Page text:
[Photo by Michael Zelner.]

The performance by J. Soliday (Jason Soliday) was undoubtedly the loudest and noisiest of this noise-based show. There were long sequences of repeated loud glitches that required a bit of effort to listen to, but also a few gaps and pauses with space for quieter detail.

The final performance featured a collaboration by Wobbly and Thomas Dimuzio. I have seen them perform together before, but this was the first time with the technological combo of Dimuzio on analog modular and Wobbly on iPad and other digital synths.


[Photo by Michael Zelner.]

This was the longest performance of the afternoon (all the others including mine were quite short), but also the most captivating. They were able to create enveloping soundscapes that at times felt otherworldly and at others more meditative. The overall texture was lush, but there were dry moments with more staccato details from both the analog and digital instruments.

Overall, it was a fun afternoon of music. I am glad I was able to participate and hope to do so again soon.

Pitta of the Mind and Mezzacappa-Phillips Duo, Luggage Store Gallery

Today we look back at my latest performance with Pitta of the Mind at the Luggage Store Gallery in San Francisco, a show that also featured a set by the Mezzacappa-Phillips duo.

Pitta of the Mind is my music-and-poetry duo with poet Maw Shein Win. It was our fourth performance as a duo, and probably our most polished to date. As with our previous performance at last year’s Skronkathon, we selected a color as the overarching theme for the set. That time it was silver, this time it was blue, which was reflected in our costumes, props (including a little blue tree), and the content of some of the poems. The selections were a bit darker and melancholy than at the Skronkathon, and overall the set had a more serious feel. There were, however, humorous moments in both words and interpretive dance moves from Maw. For the music behind the poems, I used a variety of iPad apps including Sunrizer, Animoog and Bebot. The challenge was to provide sound that fit with the poems without overpowering them.


[Maw Shein Win. Photo: PeterBKaars.com.]

After the main course of our poetry-and-music set, I played a solo improvisation on the analog modular system as dessert.


[Photo: PeterBKaars.com.]

A subpatch with the E350 Morphing Terrarium from Synthesis Technology, the Make Noise Maths, and the KOMA Eletronik SVF-201 filter formed the foundation, with other modules patched in and out during the course of the performance. I was aiming for noisy rhythmic patterns, and sometimes succeed, while at other times allowed the sound to move in the direction of longer drones or unstable chaos.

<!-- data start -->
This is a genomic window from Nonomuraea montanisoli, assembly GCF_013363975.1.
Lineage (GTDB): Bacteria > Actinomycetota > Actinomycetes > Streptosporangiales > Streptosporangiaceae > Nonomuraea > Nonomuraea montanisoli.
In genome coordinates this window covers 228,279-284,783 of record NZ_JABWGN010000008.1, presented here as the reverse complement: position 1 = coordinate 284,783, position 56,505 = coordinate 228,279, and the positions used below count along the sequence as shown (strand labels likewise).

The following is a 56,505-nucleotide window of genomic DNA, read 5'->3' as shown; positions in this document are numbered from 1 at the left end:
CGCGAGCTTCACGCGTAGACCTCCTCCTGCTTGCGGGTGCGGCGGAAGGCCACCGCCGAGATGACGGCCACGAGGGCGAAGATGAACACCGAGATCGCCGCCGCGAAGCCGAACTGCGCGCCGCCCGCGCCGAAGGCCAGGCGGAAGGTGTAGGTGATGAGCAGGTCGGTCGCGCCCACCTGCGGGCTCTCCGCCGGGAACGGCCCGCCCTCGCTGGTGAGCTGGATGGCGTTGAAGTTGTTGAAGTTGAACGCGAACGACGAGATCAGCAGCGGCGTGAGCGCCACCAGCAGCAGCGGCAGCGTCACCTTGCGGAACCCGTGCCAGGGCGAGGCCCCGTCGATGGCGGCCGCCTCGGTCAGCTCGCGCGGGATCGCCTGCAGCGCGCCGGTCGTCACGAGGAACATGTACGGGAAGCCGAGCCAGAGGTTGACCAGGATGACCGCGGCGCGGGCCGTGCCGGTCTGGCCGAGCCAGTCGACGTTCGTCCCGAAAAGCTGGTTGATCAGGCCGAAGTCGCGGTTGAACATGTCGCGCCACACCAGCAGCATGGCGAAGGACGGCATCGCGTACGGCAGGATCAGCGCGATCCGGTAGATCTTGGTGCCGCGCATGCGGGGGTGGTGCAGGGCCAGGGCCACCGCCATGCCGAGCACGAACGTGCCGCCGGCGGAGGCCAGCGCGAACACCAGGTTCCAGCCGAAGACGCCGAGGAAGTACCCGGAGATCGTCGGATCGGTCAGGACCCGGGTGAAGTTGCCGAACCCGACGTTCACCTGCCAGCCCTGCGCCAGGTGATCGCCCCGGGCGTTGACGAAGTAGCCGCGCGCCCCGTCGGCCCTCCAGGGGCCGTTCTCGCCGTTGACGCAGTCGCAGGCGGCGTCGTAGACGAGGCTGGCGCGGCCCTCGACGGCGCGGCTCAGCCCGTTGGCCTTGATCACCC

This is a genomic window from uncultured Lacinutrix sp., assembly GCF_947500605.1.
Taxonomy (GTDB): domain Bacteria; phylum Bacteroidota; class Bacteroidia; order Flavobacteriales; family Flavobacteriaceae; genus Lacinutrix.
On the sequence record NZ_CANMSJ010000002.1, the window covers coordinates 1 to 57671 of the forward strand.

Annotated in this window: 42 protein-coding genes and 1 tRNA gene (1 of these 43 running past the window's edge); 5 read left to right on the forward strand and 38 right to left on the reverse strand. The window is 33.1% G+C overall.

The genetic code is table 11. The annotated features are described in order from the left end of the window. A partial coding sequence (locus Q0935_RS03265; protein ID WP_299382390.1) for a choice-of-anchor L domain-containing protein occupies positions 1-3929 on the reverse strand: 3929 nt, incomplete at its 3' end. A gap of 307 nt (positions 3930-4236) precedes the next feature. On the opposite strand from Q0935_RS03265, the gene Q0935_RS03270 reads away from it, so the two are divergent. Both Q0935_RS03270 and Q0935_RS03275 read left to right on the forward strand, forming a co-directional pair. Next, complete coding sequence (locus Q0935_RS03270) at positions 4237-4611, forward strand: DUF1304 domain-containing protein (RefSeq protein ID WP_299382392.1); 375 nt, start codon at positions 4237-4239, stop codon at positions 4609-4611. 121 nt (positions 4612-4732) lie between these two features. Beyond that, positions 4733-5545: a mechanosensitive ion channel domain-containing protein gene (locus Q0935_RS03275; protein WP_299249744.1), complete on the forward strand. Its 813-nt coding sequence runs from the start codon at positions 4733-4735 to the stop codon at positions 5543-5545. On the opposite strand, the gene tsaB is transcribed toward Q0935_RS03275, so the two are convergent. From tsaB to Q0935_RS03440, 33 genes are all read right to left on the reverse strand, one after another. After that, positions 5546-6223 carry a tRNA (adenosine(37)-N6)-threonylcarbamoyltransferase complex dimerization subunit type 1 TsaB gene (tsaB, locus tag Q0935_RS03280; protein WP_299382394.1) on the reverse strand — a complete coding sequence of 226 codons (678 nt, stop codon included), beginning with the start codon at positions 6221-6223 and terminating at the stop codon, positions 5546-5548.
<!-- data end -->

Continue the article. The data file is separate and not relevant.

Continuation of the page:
[Click to enlarge.]

The set was well received by the small but appreciated audience, and we got quite a few positive comments for both words, music and our coordinated blue outfits.

Lisa Mezzacappa and Noah Phillips opened with with a set of improvised music for upright base and guitar, respectively. Both are virtuosic improvisers, and I expected good things from their set. They explored a wide variety of extended techniques, some percussive and some more drone-like, and moving freely between more structured and free-form rhythms. Overall, the timbres, harmonies and textures were quite beautiful and visually evocative.


[Noah Phillips and Lisa Mezzacappa. Photo: PeterBKaars.com.]

Interestingly, this was not the first time we shared the bill with the Mezzacappa-Phillips duo. We were all together at a show in Oakland in 2011. I’m glad we had the change to perform together again.

CatSynth pic: Cat – Synth – Space (Eurorack Modular)

By musicalgeometry on flickr.

This cat has quite the collection in this Eurorack modular system. I see several modules that I have as well, including the Make Noise Maths, and 4ms Pingable Envlope Generator. I also have the outboard version of the Kenton MIDI->CV converter.

Farewell to 2012

It’s time for our traditional end-of-the-year image. It is always a challenge to decide what to include, but we thinks this captures a few of the significant elements. 2012 was a crazy and at times and a bit nerve-wracking, but it full of richness and opportunity. I except more of the same in 2013. It’s going to be a busy and challenging year ahead, but I hope to be able to continue to keep this site going and maintain the friendships I have made here.

Weekend Cat Blogging: The Messy Desk

Luna sits in the command chair of our office/studio. Our common tools of late, the laptop, the Eurorack modular, and coffee mug sit nearby. The stack of CDs was for our recent radio show. This is of course the spot where most CatSynth posts originate as well.

The desk is quite a mess at the moment, which I don’t particularly like, but I haven’t had much time to remedy. I feel far more creative and relaxed in a clean space, but in this busy month we will do the best we can.


Weekend Cat Blogging #373 is hosted by Pam at Sidewalk Shoes.

Carnival of the Cats will be hosted this Sunday by When Cats Attack!

And the Friday Ark is at the modulator.